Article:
A parent’s most natural instinct is to protect a child from harm. That means that when you see your child hurt or hurting, you’ll want to do something about it. It’s a need.
The question is: whose need is it? Yours or your child’s? It’s not always a good thing for a parent to get involved.
Most of the time, the only thing a parent should do is watch things play out, as hard as that is to bear. Children won’t always handle things as they should, but they learn something from each interaction, even as they make mistakes. If it helps you to grin and bear it, think of their mishaps as life lessons best learned through experience—and then sit on your hands. You’ve got to let them learn by doing. Otherwise you run the risk of turning them into dysfunctional adults with no understanding of how to read social cues or cope with grownup relationship issues.
Now that we’ve covered the general rule regarding parental involvement—stay out of things—let’s talk about exceptions to the rule:
1) You Can Talk to the Parents—Whether the issue is big or small, it makes a tremendous difference if you know you can talk to a child’s parents without them going all defensive on you. If your relationship is such that you can talk to the parents of the kid who’s messing with your kid in one way or another, by all means, go right ahead. In this case, it doesn’t much matter what the issue is because with parents like this, you can trust them to keep things confidential. You’re all just monitoring the situation.
For instance, if your child is learning rough language from another child and you can talk to the parents, you’re affording them an opportunity to speak about language with their child and let their thoughts be known to him. They don’t have to have an opener or betray your child’s confidence to have a discussion about appropriate language. The other child’s parents don’t need to say, “So-and-so’s parents talked to us about your filthy mouth,” to have a conversation with their child about swear words.
You can do the same thing with your own child: talk about appropriate language. It’s wonderful when parents can talk together and create strategy based on factual input. But you have to know the parents. You have to know they aren’t the kind of people to get all huffy and say, “My Larry would NEVER use such language,” and you have to be careful how you frame the discussion to avoid a defensive reaction.
You might say, for instance, “Jane has been using more curse words of late. I wonder if you’ve noticed the same thing with Larry?”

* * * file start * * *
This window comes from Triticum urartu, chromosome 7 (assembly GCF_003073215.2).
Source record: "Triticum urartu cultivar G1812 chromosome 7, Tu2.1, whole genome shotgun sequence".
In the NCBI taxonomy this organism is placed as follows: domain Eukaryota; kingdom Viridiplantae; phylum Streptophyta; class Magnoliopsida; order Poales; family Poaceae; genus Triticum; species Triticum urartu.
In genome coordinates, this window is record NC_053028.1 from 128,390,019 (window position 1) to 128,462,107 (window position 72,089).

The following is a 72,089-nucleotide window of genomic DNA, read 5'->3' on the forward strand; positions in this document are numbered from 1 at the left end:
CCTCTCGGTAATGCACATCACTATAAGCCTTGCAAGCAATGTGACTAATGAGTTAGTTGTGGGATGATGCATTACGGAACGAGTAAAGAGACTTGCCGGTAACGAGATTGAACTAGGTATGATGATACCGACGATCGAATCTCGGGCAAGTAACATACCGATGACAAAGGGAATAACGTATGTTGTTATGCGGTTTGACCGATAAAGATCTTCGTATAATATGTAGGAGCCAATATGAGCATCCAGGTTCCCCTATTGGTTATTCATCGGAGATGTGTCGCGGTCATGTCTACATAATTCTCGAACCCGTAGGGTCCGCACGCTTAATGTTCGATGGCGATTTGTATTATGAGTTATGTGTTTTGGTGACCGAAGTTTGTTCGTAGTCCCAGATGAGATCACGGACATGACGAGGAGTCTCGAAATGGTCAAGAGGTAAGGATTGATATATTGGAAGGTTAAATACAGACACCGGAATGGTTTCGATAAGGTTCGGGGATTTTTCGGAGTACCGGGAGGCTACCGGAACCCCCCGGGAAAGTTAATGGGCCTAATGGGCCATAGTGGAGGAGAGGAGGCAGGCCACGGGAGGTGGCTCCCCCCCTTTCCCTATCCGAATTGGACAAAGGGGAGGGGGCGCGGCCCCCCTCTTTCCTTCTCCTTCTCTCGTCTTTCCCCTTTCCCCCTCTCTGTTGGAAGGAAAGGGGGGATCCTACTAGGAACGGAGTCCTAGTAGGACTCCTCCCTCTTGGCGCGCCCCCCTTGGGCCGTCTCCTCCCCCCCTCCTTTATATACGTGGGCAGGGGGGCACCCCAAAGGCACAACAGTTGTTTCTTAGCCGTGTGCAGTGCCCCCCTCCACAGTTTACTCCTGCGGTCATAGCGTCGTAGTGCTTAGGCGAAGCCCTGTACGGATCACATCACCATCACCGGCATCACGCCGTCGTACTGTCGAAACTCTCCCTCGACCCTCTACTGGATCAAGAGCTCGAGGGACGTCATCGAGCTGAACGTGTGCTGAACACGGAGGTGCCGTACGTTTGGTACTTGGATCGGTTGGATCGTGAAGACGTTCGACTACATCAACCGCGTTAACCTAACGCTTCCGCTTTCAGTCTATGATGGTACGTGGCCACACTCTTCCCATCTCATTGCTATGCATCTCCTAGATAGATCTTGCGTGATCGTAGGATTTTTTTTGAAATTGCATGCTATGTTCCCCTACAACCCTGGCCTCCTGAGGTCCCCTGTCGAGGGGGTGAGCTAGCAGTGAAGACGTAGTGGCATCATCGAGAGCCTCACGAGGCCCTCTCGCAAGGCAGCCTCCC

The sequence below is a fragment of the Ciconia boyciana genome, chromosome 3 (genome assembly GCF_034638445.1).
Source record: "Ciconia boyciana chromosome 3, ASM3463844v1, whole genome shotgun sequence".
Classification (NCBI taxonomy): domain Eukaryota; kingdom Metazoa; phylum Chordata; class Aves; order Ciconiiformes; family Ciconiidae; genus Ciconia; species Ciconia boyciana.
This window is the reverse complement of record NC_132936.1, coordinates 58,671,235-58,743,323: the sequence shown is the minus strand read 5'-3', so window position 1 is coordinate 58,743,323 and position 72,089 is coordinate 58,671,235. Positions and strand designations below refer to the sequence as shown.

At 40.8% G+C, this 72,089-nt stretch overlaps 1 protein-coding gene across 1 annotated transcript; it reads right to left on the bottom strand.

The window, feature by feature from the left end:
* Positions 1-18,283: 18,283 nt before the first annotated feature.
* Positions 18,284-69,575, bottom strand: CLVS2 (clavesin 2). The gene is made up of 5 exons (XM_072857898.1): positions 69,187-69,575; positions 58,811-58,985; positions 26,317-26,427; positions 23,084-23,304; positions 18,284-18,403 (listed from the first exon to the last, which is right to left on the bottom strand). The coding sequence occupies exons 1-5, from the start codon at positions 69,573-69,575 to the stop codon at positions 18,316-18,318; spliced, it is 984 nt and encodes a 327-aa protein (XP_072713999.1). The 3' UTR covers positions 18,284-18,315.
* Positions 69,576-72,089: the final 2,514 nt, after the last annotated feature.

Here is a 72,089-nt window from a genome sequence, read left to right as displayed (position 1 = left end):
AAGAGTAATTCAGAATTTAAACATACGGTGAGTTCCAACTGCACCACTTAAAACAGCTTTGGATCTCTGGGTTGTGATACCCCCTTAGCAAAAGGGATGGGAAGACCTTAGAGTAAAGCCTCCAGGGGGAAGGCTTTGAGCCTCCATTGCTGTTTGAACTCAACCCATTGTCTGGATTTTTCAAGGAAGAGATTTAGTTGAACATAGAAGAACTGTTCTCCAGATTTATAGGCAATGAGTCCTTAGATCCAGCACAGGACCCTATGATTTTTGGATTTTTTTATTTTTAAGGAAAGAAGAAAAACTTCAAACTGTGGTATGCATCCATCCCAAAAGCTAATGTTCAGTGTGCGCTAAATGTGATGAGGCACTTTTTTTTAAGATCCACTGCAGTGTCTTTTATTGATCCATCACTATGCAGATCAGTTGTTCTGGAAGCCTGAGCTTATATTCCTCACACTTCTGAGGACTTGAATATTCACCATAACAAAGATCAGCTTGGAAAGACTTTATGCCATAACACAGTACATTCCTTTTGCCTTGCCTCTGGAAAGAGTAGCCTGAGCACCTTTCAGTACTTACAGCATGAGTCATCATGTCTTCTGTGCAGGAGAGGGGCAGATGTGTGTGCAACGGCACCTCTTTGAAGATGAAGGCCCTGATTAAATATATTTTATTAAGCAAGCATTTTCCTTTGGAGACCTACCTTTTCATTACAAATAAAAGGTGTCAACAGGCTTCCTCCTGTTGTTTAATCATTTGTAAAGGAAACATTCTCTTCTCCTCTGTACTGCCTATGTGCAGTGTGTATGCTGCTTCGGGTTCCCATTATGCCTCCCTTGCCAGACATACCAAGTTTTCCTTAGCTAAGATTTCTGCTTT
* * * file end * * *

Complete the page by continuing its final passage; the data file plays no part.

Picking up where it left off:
Level Playing Field
In volunteering the information about Jane, you avoid making it sound like Larry is the worst kid on earth. You’re leveling the playing field by admitting in your opening gambit that Jane uses this language. That frees Larry’s parents to talk about him with similar candor so you can have a real discussion with proper parenting end goals in mind.
2) Your Child Risks Serious Harm—If your child is small and an older, larger child is beating him up, you need to get involved. If there is a possibility that drugs or guns are part of the equation of what’s eating your kid, you need to get involved. Always, a parent must weigh the risks.
In the case of the bully, it’s your duty as a parent to speak to the faculty or administration of your child’s school if the problem takes place at school. If the problem is a neighborhood problem, you can try to speak to the parents and if that doesn’t work, go to the police. When you attempt to speak to the parents, warn them your next step is the police, if you think that might help them curb their child’s bullying activities.
If drugs are the problem, talk to your child to get a proper picture of the situation. Is there peer pressure? Can your child avoid the drug crowd? Speak to your child about the risks. Tell him about Phillip Seymour Hoffman, for instance.
Skip The Talk
If you sense guns are in the picture, skip right over the talk and the kid’s parents and go straight to the police. This is nothing to fool around with. If ever you had a role to play as a parent, here it is.
Depression and threats of suicide also warrant parental involvement. Get in touch with a mental professional immediately and let her professional judgment guide your actions in these matters. Not sure? Call that mental health professional anyway. Better safe than sorry.
It’s never easy deciding when to meddle in a child’s social affairs. The main thing is to make your involvement the exception rather than the rule. Remember: letting him find his own way is how you give him wings.